Reflections from Legalweek New York 2024: Generative AI is Reshaping the Landscape, Yet Lawyers Remain Indispensable

GeneralFeb 02, 2024

This week, legal professionals and tech enthusiasts from all corners of the globe gathered in the Big Apple. Here, we delved into the major challenges and opportunities that technology presents in legal practice, covering everything from e-discovery to cybersecurity, and not least, the competitive and regulatory pressures brewing across the industry. ALM's Legalweek conference (once known as Legaltech New York) has consistently drawn leaders and up-and-comers from the legal and tech sectors. This year, alongside the standard fare of case law updates, judicial insights, and tales from the trenches, the topic of artificial intelligence (AI) dominated discussions.

Legalweek has always been a beacon for pivotal tech trends that shape industry dialogues. About a decade ago, it was technology-assisted review (TAR). This year, generative AI took center stage – evident from the myriad of panels and sessions dedicated to it, the vendors promoting their new AI capabilities across the exhibit floor, and even in the private suites of Midtown Manhattan hotels. This surge in attention is unsurprising. The emergence of GPT just a year ago has vividly highlighted the potent potential of generative AI, propelling our industry into a period of intense focus on what this tech evolution means for us and how to best harness it. Concurrently, the looming threat to certain jobs and the ethical implications are stirring widespread public and professional concern, fueling the hype that enveloped Legalweek.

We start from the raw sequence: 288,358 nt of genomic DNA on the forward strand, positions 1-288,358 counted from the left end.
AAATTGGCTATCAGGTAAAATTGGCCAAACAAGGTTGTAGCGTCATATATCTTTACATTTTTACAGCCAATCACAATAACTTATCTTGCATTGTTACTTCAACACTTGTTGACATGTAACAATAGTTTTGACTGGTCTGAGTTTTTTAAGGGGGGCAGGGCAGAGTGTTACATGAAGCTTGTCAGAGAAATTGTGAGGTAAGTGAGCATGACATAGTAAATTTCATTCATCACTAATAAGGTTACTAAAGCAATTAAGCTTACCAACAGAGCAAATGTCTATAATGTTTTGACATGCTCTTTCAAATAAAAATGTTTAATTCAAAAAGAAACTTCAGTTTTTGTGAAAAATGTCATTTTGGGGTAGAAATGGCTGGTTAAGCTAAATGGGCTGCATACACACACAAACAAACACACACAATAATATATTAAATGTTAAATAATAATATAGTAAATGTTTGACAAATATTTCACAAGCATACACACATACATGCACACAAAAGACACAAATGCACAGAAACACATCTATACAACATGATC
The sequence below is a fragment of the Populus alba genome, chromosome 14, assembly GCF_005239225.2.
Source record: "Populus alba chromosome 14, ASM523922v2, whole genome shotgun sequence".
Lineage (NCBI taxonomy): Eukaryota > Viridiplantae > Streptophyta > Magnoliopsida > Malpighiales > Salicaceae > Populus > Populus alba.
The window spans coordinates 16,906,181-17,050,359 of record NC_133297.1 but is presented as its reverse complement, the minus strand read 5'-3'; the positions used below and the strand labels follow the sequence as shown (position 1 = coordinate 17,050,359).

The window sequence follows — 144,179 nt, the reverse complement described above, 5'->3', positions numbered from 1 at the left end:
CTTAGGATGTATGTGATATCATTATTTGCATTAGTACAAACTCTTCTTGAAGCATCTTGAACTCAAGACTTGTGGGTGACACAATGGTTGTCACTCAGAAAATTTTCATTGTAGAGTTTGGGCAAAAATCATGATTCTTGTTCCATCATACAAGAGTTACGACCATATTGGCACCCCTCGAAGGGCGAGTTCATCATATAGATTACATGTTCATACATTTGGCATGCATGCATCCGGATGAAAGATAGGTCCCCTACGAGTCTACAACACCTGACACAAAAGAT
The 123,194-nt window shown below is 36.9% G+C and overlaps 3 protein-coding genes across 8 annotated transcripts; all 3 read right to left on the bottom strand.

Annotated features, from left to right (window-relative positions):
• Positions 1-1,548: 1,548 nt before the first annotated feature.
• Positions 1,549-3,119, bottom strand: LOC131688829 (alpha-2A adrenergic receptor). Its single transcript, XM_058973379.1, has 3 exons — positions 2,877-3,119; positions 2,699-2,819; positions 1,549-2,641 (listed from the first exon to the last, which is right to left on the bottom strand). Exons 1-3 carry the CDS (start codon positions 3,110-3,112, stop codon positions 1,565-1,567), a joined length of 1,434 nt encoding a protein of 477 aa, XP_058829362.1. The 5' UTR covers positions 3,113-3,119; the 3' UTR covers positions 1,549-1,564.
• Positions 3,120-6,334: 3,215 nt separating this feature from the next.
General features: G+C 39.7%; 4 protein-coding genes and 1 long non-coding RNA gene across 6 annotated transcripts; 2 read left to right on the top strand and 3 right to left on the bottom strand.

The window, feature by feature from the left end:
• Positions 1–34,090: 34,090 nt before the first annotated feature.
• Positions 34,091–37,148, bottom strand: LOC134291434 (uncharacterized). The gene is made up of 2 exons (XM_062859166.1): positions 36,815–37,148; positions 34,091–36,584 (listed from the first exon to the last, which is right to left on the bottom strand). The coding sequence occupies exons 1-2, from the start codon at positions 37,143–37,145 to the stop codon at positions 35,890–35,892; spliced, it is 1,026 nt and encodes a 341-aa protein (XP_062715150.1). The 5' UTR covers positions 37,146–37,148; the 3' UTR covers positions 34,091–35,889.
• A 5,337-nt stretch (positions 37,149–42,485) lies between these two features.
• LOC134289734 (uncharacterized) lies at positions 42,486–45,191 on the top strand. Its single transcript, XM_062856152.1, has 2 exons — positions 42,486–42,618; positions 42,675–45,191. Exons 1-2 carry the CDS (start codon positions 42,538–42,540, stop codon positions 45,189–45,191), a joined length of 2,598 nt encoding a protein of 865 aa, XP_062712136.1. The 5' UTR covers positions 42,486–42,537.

Despite the excitement, it's noteworthy that most AI tools presented at Legalweek are still early-stage generative AI systems. And yet, like GPT-4, they represent initial steps on our path towards artificial general intelligence. Similar to Chat GPT, the genius of generative AI lies in its capability to generalize in complex, non-linear ways, and to do so with striking, progressive enhancements as the models evolve. As these models and systems continue to advance, we anticipate a significant transformation in how data is analyzed and managed in legal contexts. This evolution will inevitably impact the work of junior associates and document review lawyers. Nevertheless, it's crucial to remember that, as a matter of professional duty, the outputs from these systems must be validated by qualified (human) legal practitioners, and this is expected to remain the norm for the foreseeable future.

The data revolution has changed law. You need a partner that has kept up.